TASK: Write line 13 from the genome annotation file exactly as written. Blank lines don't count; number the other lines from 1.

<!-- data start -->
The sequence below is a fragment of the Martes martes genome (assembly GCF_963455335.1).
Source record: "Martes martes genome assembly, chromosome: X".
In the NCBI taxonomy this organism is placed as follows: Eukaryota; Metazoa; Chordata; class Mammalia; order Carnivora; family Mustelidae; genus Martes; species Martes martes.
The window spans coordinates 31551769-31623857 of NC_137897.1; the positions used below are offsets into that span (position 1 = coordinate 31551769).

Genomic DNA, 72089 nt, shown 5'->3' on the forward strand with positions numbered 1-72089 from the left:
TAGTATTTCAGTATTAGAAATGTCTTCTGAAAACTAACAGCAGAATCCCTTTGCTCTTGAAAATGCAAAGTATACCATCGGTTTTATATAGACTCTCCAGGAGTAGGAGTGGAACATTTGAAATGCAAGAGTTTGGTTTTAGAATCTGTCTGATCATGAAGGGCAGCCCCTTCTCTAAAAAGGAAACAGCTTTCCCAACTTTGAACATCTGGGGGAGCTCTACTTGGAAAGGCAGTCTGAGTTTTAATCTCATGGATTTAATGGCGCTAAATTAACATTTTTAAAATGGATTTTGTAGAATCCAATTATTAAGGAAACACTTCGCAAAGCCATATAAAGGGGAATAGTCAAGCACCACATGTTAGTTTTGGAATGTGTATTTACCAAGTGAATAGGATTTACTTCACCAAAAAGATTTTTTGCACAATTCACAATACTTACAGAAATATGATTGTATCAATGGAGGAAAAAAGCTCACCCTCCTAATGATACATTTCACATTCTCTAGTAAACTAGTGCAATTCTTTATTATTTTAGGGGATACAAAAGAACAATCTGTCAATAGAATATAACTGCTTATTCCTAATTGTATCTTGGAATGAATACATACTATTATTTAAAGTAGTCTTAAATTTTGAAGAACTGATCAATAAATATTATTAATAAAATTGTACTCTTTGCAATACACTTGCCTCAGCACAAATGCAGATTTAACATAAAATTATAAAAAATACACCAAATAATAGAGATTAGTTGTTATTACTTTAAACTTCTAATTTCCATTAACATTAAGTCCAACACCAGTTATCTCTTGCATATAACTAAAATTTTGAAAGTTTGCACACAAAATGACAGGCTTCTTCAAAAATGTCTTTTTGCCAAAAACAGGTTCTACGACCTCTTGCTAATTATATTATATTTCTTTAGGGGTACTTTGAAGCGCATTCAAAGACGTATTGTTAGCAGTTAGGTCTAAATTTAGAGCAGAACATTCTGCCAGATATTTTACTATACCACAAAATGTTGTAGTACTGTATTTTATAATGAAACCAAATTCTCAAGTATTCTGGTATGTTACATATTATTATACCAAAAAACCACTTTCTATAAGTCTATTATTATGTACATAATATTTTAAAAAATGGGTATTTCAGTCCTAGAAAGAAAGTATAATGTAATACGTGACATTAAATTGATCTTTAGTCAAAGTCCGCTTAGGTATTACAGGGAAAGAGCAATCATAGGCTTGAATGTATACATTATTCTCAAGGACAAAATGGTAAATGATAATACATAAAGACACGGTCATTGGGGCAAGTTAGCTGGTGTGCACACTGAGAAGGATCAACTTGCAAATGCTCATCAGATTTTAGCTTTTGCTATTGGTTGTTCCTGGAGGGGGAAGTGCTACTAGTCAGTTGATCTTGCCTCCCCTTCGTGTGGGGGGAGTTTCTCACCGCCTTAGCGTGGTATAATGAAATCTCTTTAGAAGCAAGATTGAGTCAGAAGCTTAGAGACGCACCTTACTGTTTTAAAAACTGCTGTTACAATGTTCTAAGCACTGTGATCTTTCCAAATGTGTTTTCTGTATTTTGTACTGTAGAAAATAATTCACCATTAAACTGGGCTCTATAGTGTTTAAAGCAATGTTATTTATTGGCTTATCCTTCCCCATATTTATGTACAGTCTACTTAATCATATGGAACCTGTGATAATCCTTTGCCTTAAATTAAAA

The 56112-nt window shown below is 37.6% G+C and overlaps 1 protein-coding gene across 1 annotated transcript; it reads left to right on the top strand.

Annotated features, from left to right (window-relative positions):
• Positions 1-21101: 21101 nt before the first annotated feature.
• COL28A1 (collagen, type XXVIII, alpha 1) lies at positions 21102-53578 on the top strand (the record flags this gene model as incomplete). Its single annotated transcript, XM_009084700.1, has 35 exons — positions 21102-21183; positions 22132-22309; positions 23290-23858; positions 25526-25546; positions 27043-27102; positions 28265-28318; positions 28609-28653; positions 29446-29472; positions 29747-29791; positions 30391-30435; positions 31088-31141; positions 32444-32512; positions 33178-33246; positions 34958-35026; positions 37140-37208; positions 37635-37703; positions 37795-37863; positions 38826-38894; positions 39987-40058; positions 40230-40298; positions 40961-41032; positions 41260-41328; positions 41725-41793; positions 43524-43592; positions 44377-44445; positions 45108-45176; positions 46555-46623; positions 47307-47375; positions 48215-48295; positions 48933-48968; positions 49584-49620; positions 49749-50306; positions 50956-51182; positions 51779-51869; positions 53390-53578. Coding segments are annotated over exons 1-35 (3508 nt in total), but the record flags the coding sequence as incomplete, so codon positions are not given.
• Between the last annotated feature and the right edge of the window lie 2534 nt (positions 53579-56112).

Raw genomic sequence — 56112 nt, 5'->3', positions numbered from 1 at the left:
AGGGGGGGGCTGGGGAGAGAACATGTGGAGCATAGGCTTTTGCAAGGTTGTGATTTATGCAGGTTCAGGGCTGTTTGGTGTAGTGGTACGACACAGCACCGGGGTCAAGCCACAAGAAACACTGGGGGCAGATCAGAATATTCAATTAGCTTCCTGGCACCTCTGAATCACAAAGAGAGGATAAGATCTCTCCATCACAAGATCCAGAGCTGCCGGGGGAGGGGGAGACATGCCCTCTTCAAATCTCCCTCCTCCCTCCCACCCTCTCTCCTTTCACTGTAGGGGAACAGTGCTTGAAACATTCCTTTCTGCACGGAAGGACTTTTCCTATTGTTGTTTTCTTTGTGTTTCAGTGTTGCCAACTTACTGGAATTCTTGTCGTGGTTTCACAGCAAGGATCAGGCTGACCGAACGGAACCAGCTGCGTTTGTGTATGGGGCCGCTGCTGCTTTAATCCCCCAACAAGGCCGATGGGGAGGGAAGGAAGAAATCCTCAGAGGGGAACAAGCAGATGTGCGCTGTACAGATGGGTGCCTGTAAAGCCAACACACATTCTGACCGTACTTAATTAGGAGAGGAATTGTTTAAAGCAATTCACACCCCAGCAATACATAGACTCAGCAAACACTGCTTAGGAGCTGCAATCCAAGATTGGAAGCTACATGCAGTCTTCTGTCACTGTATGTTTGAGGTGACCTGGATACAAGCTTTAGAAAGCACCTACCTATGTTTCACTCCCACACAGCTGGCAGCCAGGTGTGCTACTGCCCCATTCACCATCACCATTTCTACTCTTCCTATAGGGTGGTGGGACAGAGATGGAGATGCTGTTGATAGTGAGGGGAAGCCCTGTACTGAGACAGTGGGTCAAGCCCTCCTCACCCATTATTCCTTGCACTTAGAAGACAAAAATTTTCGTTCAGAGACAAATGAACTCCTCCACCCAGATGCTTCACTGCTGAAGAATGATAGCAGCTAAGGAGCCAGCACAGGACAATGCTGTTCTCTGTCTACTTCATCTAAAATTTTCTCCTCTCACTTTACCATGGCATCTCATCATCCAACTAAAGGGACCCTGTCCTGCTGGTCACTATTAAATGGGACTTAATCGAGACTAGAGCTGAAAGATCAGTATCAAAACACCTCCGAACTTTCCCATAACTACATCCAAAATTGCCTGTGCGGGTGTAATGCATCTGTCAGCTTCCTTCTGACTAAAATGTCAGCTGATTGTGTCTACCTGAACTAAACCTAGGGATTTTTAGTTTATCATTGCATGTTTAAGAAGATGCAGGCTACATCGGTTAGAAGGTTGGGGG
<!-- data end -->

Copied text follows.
AGGGGGGGGCTGGGGAGAGAACATGTGGAGCATAGGCTTTTGCAAGGTTGTGATTTATGCAGGTTCAGGGCTGTTTGGTGTAGTGGTACGACACAGCACCGGGGTCAAGCCACAAGAAACACTGGGGGCAGATCAGAATATTCAATTAGCTTCCTGGCACCTCTGAATCACAAAGAGAGGATAAGATCTCTCCATCACAAGATCCAGAGCTGCCGGGGGAGGGGGAGACATGCCCTCTTCAAATCTCCCTCCTCCCTCCCACCCTCTCTCCTTTCACTGTAGGGGAACAGTGCTTGAAACATTCCTTTCTGCACGGAAGGACTTTTCCTATTGTTGTTTTCTTTGTGTTTCAGTGTTGCCAACTTACTGGAATTCTTGTCGTGGTTTCACAGCAAGGATCAGGCTGACCGAACGGAACCAGCTGCGTTTGTGTATGGGGCCGCTGCTGCTTTAATCCCCCAACAAGGCCGATGGGGAGGGAAGGAAGAAATCCTCAGAGGGGAACAAGCAGATGTGCGCTGTACAGATGGGTGCCTGTAAAGCCAACACACATTCTGACCGTACTTAATTAGGAGAGGAATTGTTTAAAGCAATTCACACCCCAGCAATACATAGACTCAGCAAACACTGCTTAGGAGCTGCAATCCAAGATTGGAAGCTACATGCAGTCTTCTGTCACTGTATGTTTGAGGTGACCTGGATACAAGCTTTAGAAAGCACCTACCTATGTTTCACTCCCACACAGCTGGCAGCCAGGTGTGCTACTGCCCCATTCACCATCACCATTTCTACTCTTCCTATAGGGTGGTGGGACAGAGATGGAGATGCTGTTGATAGTGAGGGGAAGCCCTGTACTGAGACAGTGGGTCAAGCCCTCCTCACCCATTATTCCTTGCACTTAGAAGACAAAAATTTTCGTTCAGAGACAAATGAACTCCTCCACCCAGATGCTTCACTGCTGAAGAATGATAGCAGCTAAGGAGCCAGCACAGGACAATGCTGTTCTCTGTCTACTTCATCTAAAATTTTCTCCTCTCACTTTACCATGGCATCTCATCATCCAACTAAAGGGACCCTGTCCTGCTGGTCACTATTAAATGGGACTTAATCGAGACTAGAGCTGAAAGATCAGTATCAAAACACCTCCGAACTTTCCCATAACTACATCCAAAATTGCCTGTGCGGGTGTAATGCATCTGTCAGCTTCCTTCTGACTAAAATGTCAGCTGATTGTGTCTACCTGAACTAAACCTAGGGATTTTTAGTTTATCATTGCATGTTTAAGAAGATGCAGGCTACATCGGTTAGAAGGTTGGGGG